in the UK over Brexit…the UK’s vote for departure from the EU and the UK’s
courts latest counter order to halt all proceedings…
as it is a continuing sickening rollercoaster ride of will it or won’t it stay….
I was struck by the deep similarities of all things political and Governmental in the UK
compared with our own fracas over this Election…
The haves and the have nots of power elites who toil to establish their will,
the movers and shakers who forget who they are actually shaking,
the liberal biased media outlets determined to bend the will of the people,
the votes that don’t seem to count unless they favor the favored one, so revote until it’s right…

More often than not, the average citizen,
make that the average Christian citizen,
who is currently feeling lost in this political melee and
who is actually fearful of what the future might hold in either country,
now needs to hold fast to the one true Sovereign who is indeed sovereign over all…
despite what others would wish for us all to believe….

“We don’t trust in politicians or in judges who think they are sovereign.
The real sovereignty is with the only real Sovereign.
When the result of this court case came out I felt a wee bit depressed –
not so much because of it, but rather because I thought – oh no, here we go again.
But I was speaking at Abertay University that night on Daniel 5
The Writing on the Wall and was greatly struck by the phrase
“he acknowledged that the Most High God is sovereign over all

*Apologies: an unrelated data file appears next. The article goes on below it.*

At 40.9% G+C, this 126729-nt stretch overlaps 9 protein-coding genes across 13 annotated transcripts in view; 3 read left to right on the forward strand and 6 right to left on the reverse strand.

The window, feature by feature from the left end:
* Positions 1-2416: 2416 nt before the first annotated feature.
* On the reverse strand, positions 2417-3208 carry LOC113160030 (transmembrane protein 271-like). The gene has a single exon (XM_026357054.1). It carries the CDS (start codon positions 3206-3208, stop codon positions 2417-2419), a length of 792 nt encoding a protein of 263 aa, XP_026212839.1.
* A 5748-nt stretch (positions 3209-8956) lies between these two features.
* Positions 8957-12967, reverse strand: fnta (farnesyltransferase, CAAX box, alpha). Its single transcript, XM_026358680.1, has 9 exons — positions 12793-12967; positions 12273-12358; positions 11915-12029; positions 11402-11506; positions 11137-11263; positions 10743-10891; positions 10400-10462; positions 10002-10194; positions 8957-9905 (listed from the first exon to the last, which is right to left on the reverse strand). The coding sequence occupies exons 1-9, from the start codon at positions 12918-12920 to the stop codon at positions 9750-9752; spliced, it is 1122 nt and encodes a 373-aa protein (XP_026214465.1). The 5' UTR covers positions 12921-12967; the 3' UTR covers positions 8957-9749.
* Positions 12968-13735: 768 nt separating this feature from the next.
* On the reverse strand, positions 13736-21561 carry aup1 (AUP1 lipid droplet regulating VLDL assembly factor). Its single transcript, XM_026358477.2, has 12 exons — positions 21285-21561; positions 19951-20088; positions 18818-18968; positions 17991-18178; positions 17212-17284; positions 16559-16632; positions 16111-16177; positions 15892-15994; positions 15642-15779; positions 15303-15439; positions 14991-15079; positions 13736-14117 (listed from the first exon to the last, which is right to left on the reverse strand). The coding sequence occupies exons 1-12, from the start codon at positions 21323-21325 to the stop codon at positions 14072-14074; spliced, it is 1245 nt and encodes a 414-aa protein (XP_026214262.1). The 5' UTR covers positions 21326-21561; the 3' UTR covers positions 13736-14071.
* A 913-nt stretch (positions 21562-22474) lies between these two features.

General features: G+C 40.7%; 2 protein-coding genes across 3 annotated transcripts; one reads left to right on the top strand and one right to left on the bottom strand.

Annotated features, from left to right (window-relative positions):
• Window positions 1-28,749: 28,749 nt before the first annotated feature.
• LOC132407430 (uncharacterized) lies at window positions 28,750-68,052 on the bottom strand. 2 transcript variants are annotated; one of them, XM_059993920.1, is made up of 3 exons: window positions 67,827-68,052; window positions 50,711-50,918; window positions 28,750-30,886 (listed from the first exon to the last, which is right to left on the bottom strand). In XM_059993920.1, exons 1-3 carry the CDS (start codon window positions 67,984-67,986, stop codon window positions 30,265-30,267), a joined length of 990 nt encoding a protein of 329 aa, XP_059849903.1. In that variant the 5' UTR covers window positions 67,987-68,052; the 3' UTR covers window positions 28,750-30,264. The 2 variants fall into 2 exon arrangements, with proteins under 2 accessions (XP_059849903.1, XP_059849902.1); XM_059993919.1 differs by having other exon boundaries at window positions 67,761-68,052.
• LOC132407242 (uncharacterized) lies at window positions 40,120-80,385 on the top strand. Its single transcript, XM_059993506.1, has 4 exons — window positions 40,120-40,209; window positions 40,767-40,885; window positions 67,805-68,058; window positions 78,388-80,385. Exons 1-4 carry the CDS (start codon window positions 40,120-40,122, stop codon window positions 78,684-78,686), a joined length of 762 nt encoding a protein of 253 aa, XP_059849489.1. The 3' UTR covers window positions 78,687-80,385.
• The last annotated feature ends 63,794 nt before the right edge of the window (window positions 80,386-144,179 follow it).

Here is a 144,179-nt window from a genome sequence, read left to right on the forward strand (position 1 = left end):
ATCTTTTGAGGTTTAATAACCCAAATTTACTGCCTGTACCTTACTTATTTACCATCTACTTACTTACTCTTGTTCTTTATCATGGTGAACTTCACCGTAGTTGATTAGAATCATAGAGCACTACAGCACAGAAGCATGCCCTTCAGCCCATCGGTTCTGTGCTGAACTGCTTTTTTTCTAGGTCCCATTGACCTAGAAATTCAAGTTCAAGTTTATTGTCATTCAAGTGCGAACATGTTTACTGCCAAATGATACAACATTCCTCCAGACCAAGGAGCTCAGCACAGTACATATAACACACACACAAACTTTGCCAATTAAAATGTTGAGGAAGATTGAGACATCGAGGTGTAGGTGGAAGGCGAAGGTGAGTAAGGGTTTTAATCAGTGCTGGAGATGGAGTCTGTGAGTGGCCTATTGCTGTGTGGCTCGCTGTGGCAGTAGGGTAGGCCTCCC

kingdoms on earth and sets over them anyone he wishes” (v.21).
This trust in the sovereignty of God does not mean that we are political pietists
who don’t care about what happens.
It just means that we have such trust in the Sovereign Lord that we
recognize that we don’t rule and neither
does Trump/Clinton/Blair/Farage/Corbyn/May/Sturgeon or any of the elites.
And so we can respect those in authority and those not in authority.
We can have peace, even when we see things that disturb, anger and perplex us.

Rejoice in the Lord always. I will say it again: Rejoice! 5 Let your gentleness be evident to all. The Lord is near. 6 Do not be anxious about anything, but in every situation, by prayer and petition, with thanksgiving, present your requests to God. 7 And the peace of God, which transcends all understanding, will guard your hearts and your minds in Christ Jesus. (Philippians 4:4-7 NIV)
David Robertson
Pastor of St Peters Free Church
Dundee, Scotland

Do nothing from selfish ambition or conceit,
but in humility count others more significant than yourselves.
Philippians 2:3